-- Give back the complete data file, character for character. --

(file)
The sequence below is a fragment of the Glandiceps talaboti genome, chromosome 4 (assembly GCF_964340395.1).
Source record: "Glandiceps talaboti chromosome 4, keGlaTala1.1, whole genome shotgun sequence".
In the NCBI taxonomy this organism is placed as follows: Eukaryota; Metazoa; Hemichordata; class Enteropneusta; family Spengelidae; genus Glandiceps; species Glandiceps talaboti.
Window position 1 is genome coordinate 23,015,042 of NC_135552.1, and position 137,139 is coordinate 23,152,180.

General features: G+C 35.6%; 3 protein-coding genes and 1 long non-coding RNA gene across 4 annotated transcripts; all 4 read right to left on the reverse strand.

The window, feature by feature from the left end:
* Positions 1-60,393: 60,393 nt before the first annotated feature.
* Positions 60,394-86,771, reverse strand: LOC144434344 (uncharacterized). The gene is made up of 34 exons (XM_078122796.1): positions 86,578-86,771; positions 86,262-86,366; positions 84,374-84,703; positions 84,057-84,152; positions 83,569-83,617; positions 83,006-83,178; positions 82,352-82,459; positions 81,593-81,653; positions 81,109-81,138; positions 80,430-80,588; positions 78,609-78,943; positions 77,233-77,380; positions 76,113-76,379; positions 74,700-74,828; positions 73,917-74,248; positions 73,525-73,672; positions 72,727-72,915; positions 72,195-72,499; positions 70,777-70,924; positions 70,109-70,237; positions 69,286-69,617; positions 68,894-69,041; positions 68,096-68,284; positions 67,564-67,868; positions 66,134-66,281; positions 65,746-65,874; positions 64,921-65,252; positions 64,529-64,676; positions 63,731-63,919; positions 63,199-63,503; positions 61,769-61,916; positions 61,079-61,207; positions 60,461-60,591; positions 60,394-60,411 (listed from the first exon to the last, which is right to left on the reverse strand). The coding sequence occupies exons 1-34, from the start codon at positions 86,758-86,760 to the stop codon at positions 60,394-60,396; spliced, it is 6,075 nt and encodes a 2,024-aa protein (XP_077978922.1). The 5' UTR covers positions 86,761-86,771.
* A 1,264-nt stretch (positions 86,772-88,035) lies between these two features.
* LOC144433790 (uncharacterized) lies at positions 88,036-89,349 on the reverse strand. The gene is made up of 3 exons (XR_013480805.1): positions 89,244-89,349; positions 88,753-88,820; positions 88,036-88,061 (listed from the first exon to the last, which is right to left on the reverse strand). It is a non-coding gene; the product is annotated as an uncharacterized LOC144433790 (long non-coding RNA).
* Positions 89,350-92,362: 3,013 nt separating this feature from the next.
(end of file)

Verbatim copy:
The sequence below is a fragment of the Glandiceps talaboti genome, chromosome 4 (assembly GCF_964340395.1).
Source record: "Glandiceps talaboti chromosome 4, keGlaTala1.1, whole genome shotgun sequence".
In the NCBI taxonomy this organism is placed as follows: Eukaryota; Metazoa; Hemichordata; class Enteropneusta; family Spengelidae; genus Glandiceps; species Glandiceps talaboti.
Window position 1 is genome coordinate 23,015,042 of NC_135552.1, and position 137,139 is coordinate 23,152,180.

General features: G+C 35.6%; 3 protein-coding genes and 1 long non-coding RNA gene across 4 annotated transcripts; all 4 read right to left on the reverse strand.

The window, feature by feature from the left end:
* Positions 1-60,393: 60,393 nt before the first annotated feature.
* Positions 60,394-86,771, reverse strand: LOC144434344 (uncharacterized). The gene is made up of 34 exons (XM_078122796.1): positions 86,578-86,771; positions 86,262-86,366; positions 84,374-84,703; positions 84,057-84,152; positions 83,569-83,617; positions 83,006-83,178; positions 82,352-82,459; positions 81,593-81,653; positions 81,109-81,138; positions 80,430-80,588; positions 78,609-78,943; positions 77,233-77,380; positions 76,113-76,379; positions 74,700-74,828; positions 73,917-74,248; positions 73,525-73,672; positions 72,727-72,915; positions 72,195-72,499; positions 70,777-70,924; positions 70,109-70,237; positions 69,286-69,617; positions 68,894-69,041; positions 68,096-68,284; positions 67,564-67,868; positions 66,134-66,281; positions 65,746-65,874; positions 64,921-65,252; positions 64,529-64,676; positions 63,731-63,919; positions 63,199-63,503; positions 61,769-61,916; positions 61,079-61,207; positions 60,461-60,591; positions 60,394-60,411 (listed from the first exon to the last, which is right to left on the reverse strand). The coding sequence occupies exons 1-34, from the start codon at positions 86,758-86,760 to the stop codon at positions 60,394-60,396; spliced, it is 6,075 nt and encodes a 2,024-aa protein (XP_077978922.1). The 5' UTR covers positions 86,761-86,771.
* A 1,264-nt stretch (positions 86,772-88,035) lies between these two features.
* LOC144433790 (uncharacterized) lies at positions 88,036-89,349 on the reverse strand. The gene is made up of 3 exons (XR_013480805.1): positions 89,244-89,349; positions 88,753-88,820; positions 88,036-88,061 (listed from the first exon to the last, which is right to left on the reverse strand). It is a non-coding gene; the product is annotated as an uncharacterized LOC144433790 (long non-coding RNA).
* Positions 89,350-92,362: 3,013 nt separating this feature from the next.